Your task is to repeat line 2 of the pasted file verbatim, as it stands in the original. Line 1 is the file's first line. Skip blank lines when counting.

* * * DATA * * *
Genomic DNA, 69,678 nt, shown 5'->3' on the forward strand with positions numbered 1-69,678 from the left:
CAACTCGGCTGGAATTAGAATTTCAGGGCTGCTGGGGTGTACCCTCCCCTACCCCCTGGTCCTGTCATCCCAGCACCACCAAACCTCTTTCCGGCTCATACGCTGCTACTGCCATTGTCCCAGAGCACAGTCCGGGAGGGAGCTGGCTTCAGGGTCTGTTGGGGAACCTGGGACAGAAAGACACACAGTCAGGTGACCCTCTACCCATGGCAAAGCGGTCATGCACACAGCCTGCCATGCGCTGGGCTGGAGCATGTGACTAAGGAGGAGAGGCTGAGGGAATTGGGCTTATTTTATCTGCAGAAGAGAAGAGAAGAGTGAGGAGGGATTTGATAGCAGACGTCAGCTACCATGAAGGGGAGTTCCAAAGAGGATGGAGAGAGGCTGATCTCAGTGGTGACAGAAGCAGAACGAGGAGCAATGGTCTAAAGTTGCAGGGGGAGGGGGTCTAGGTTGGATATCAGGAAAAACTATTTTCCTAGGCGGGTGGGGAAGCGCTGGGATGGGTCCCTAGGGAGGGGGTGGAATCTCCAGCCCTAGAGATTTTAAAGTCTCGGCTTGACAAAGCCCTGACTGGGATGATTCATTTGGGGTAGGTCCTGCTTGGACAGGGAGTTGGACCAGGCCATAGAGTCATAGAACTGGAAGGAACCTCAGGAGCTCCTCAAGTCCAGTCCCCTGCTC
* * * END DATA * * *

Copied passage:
CAACTCGGCTGGAATTAGAATTTCAGGGCTGCTGGGGTGTACCCTCCCCTACCCCCTGGTCCTGTCATCCCAGCACCACCAAACCTCTTTCCGGCTCATACGCTGCTACTGCCATTGTCCCAGAGCACAGTCCGGGAGGGAGCTGGCTTCAGGGTCTGTTGGGGAACCTGGGACAGAAAGACACACAGTCAGGTGACCCTCTACCCATGGCAAAGCGGTCATGCACACAGCCTGCCATGCGCTGGGCTGGAGCATGTGACTAAGGAGGAGAGGCTGAGGGAATTGGGCTTATTTTATCTGCAGAAGAGAAGAGAAGAGTGAGGAGGGATTTGATAGCAGACGTCAGCTACCATGAAGGGGAGTTCCAAAGAGGATGGAGAGAGGCTGATCTCAGTGGTGACAGAAGCAGAACGAGGAGCAATGGTCTAAAGTTGCAGGGGGAGGGGGTCTAGGTTGGATATCAGGAAAAACTATTTTCCTAGGCGGGTGGGGAAGCGCTGGGATGGGTCCCTAGGGAGGGGGTGGAATCTCCAGCCCTAGAGATTTTAAAGTCTCGGCTTGACAAAGCCCTGACTGGGATGATTCATTTGGGGTAGGTCCTGCTTGGACAGGGAGTTGGACCAGGCCATAGAGTCATAGAACTGGAAGGAACCTCAGGAGCTCCTCAAGTCCAGTCCCCTGCTC